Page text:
July 20, 2012 5:00 AM
The paperless office is a misnomer! There is a constant flow of paper into every medical practice from multiple sources including hospitals, consultants, and other non-automated service providers. In many cases, clinical information is digitized in the form of Word documents and other digital formats printed and re-digitized by scanning the documents into the EMR. In the distant future, medical practices may become completely paperless when all data and documents are delivered electronically into EMRs or are transmitted from EMRs through information exchanges to other parts of the healthcare system.
In the present state, we could aim for paper-light offices at best, by methodically reducing the amount of paper we receive and generate.
One of the greatest sources of paper is the volume of historical paper charts that exist in medical offices and storage facilities. As practices migrate from paper records to EMRs, many of the paper charts need to be partially or completely digitized and archived or incorporated into EMRs. What are the principles and guidelines that practices should follow in terms of scanning and archiving these records?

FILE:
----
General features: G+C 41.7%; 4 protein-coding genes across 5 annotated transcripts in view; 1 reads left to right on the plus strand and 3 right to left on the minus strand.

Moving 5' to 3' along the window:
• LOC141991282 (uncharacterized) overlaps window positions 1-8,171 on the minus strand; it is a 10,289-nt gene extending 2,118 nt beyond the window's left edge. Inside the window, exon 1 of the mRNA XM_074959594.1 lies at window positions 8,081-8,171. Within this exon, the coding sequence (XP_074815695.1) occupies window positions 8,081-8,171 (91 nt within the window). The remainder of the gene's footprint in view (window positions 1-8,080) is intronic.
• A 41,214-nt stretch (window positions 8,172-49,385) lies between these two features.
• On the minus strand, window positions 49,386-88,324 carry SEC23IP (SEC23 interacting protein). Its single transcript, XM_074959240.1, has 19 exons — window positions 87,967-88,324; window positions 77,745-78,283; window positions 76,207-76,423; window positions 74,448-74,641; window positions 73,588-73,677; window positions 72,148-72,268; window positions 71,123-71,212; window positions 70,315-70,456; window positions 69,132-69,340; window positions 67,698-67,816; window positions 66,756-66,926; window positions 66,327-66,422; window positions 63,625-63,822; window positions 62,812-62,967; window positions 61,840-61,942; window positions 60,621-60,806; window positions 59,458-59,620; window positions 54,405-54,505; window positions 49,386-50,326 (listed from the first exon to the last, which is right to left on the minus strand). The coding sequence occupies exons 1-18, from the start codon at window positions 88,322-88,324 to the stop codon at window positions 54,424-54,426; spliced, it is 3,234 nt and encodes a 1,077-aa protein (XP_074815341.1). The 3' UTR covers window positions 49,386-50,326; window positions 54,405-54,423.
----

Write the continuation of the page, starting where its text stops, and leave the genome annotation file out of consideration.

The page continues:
The advantage of the EMR is that once a practice has fully transitioned, there is limited need to access paper charts. They can then be moved off site, freeing up expensive storage space. However, records may need to be retained for legal purposes or based upon organizational/practice policies.
Some key questions arise regarding document scanning and retention:
- What is the best format in which to scan a document for inclusion in an EMR?
- Is there a required minimum resolution?
- What are the most commonly used formats?
- Is the size of the document (in Megabytes) an issue?
- Are there any existing legal requirements or precedents governing these guidelines?
As a basic principle, a scanned record needs to be non-editable. In other words, once it has been scanned, it must not be possible to modify the record or document in any way. In addition, the document must be readable. This is where the question of resolution comes in. The higher the resolution of the scan, the larger the file. So there is a trade-off between document size and resolution. But is there a minimum that is acceptable?
In order to optimize integration of documents from external sources into EMRs received via fax, if you are not currently using a fax server, this should be a top priority. Click here for more information about fax servers.
In terms of scanning, Adobe Acrobat (.pdf) and Tagged Image Formet (.TIF) seem to be the most common formats that are easily readable. Are there any other formats that practices or EMR systems are using for scanned documents?
Originally posted on Canadian EMR
CanadianEMR is an authoritative and widely recognized national resource for physicians, medical office staff, healthcare planners, government organizations, and vendors of EMR systems.
Posted by Sue Ansell at July 20, 2012 5:00 AM
Categories: eHealth Mobility Wireless